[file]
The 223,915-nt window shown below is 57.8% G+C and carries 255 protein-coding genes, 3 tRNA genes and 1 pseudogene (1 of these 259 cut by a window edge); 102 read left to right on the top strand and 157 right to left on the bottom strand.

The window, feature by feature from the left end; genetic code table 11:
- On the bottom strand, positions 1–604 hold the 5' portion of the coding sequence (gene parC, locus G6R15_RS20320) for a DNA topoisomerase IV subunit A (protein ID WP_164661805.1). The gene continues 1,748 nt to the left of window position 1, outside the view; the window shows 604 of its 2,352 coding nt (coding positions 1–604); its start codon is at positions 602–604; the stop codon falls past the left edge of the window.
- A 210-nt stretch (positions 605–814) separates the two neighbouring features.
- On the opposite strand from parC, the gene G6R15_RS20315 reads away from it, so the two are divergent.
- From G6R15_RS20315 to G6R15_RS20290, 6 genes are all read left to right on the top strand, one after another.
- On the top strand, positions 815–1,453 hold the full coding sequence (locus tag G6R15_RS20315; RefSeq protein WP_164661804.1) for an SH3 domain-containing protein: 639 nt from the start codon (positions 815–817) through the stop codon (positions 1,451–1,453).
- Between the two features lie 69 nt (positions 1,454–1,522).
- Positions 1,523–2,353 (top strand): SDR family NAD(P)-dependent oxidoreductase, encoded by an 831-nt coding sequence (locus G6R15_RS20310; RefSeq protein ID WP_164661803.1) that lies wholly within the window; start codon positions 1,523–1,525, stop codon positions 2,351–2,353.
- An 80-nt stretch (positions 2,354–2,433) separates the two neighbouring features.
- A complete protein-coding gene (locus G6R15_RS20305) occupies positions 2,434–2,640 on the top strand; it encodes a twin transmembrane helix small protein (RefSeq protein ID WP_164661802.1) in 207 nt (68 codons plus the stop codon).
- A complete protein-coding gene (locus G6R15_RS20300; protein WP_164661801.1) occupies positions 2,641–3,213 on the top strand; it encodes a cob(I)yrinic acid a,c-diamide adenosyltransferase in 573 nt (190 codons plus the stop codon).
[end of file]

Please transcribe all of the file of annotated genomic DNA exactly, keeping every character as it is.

The 223,915-nt window shown below is 57.8% G+C and carries 255 protein-coding genes, 3 tRNA genes and 1 pseudogene (1 of these 259 cut by a window edge); 102 read left to right on the top strand and 157 right to left on the bottom strand.

The window, feature by feature from the left end; genetic code table 11:
- On the bottom strand, positions 1–604 hold the 5' portion of the coding sequence (gene parC, locus G6R15_RS20320) for a DNA topoisomerase IV subunit A (protein ID WP_164661805.1). The gene continues 1,748 nt to the left of window position 1, outside the view; the window shows 604 of its 2,352 coding nt (coding positions 1–604); its start codon is at positions 602–604; the stop codon falls past the left edge of the window.
- A 210-nt stretch (positions 605–814) separates the two neighbouring features.
- On the opposite strand from parC, the gene G6R15_RS20315 reads away from it, so the two are divergent.
- From G6R15_RS20315 to G6R15_RS20290, 6 genes are all read left to right on the top strand, one after another.
- On the top strand, positions 815–1,453 hold the full coding sequence (locus tag G6R15_RS20315; RefSeq protein WP_164661804.1) for an SH3 domain-containing protein: 639 nt from the start codon (positions 815–817) through the stop codon (positions 1,451–1,453).
- Between the two features lie 69 nt (positions 1,454–1,522).
- Positions 1,523–2,353 (top strand): SDR family NAD(P)-dependent oxidoreductase, encoded by an 831-nt coding sequence (locus G6R15_RS20310; RefSeq protein ID WP_164661803.1) that lies wholly within the window; start codon positions 1,523–1,525, stop codon positions 2,351–2,353.
- An 80-nt stretch (positions 2,354–2,433) separates the two neighbouring features.
- A complete protein-coding gene (locus G6R15_RS20305) occupies positions 2,434–2,640 on the top strand; it encodes a twin transmembrane helix small protein (RefSeq protein ID WP_164661802.1) in 207 nt (68 codons plus the stop codon).
- A complete protein-coding gene (locus G6R15_RS20300; protein WP_164661801.1) occupies positions 2,641–3,213 on the top strand; it encodes a cob(I)yrinic acid a,c-diamide adenosyltransferase in 573 nt (190 codons plus the stop codon).